The Penguins haven’t drafted very high or very often lately, but with so much of the depth chart established, Pittsburgh can take a more unorthodox approach to restocking its shelves.
The Pittsburgh Penguins have signed free agent center Thomas Di Pauli to a two-year entry-level contract, adding an asset to an organization that does not have a deep prospect pipeline right now. But here’s the thing: the Pens are staying in the NHL’s top echelon without a traditional building strategy and Di Pauli is part of that.
Lately, the Penguins haven’t drafted early or often. In two of the past four drafts, their first selection has been a goaltender (Filip Gustavsson this summer and Tristan Jarry in 2013). But when you already have two of the world’s best centers on your roster in Sidney Crosby and Evgeni Malkin, your priorities kinda change.
Obviously one of the reasons the Penguins don’t have a deep prospect pool is because they’ve been going for the Stanley Cup. Pittsburgh ranked 27th overall in our latest Future Watch issue, but they also won the Cup, so mission accomplished. You trade picks and prospects to get Phil Kessel, who in turn nearly earns himself the Conn Smythe Trophy.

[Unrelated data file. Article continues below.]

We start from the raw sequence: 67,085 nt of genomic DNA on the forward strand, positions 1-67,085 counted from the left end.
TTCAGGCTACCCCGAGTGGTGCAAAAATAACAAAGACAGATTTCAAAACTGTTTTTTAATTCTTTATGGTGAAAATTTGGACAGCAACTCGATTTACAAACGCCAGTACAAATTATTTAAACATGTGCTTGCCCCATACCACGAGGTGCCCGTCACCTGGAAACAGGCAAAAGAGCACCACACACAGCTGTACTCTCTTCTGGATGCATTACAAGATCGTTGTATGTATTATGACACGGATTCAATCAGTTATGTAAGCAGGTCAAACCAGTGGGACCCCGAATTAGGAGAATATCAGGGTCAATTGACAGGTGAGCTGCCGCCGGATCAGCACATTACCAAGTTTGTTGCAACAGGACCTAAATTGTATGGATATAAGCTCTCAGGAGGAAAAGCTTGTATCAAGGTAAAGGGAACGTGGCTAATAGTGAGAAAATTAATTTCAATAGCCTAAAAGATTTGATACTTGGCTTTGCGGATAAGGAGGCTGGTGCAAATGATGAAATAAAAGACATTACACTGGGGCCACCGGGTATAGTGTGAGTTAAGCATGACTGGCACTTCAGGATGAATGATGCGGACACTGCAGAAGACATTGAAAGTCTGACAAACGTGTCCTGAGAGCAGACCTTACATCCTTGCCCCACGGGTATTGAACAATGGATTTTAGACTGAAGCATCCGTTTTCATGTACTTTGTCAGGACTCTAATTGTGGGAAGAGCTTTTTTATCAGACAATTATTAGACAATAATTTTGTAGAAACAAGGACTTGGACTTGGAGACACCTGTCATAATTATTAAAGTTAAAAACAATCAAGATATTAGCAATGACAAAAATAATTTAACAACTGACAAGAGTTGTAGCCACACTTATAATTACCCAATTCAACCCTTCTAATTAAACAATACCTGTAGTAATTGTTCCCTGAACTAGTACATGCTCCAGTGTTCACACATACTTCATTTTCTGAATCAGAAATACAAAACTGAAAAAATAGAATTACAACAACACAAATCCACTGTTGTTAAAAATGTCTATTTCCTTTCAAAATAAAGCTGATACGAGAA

But it’s also interesting to see the value Pittsburgh has received later in the draft. In 2010, they took Beau Bennett 20th overall. Injuries have torpedoed his consistency so far, but the next two selections were Bryan Rust (80th) and Tom Kuhnhackl (110th). When you’ve already got a raft of veteran forwards, as Pittsburgh has in recent years, you can be patient. Rust and Kuhnhackl ended up being solid contributors to the championship, as did college free agent Conor Sheary. None were rushed to the NHL.
Another side of success is that Pittsburgh is an attractive destination for free agents. Di Pauli, who was originally drafted by Washington but never signed, was a top scorer for Notre Dame this past season. Any team could have signed him, but the maximum dollar amount is spelled out in the CBA, so it’s a level playing field in that regard. But I can’t help speculate that playing for the defending Cup champs, on the same team as Sid and Geno, wasn’t a factor.
Di Pauli may see time with Pittsburgh this season, but even if he’s in the AHL the whole time, that’s fine. The Penguins are going to be really good again and since Matt Cullen signed on for one more rodeo, the roster will be tight. But the Pens can be patient with Di Pauli and history has shown that’s a good route to success.
But you need the framework to be good now and have options for the future. Pittsburgh can do it because of what the Penguins have already built.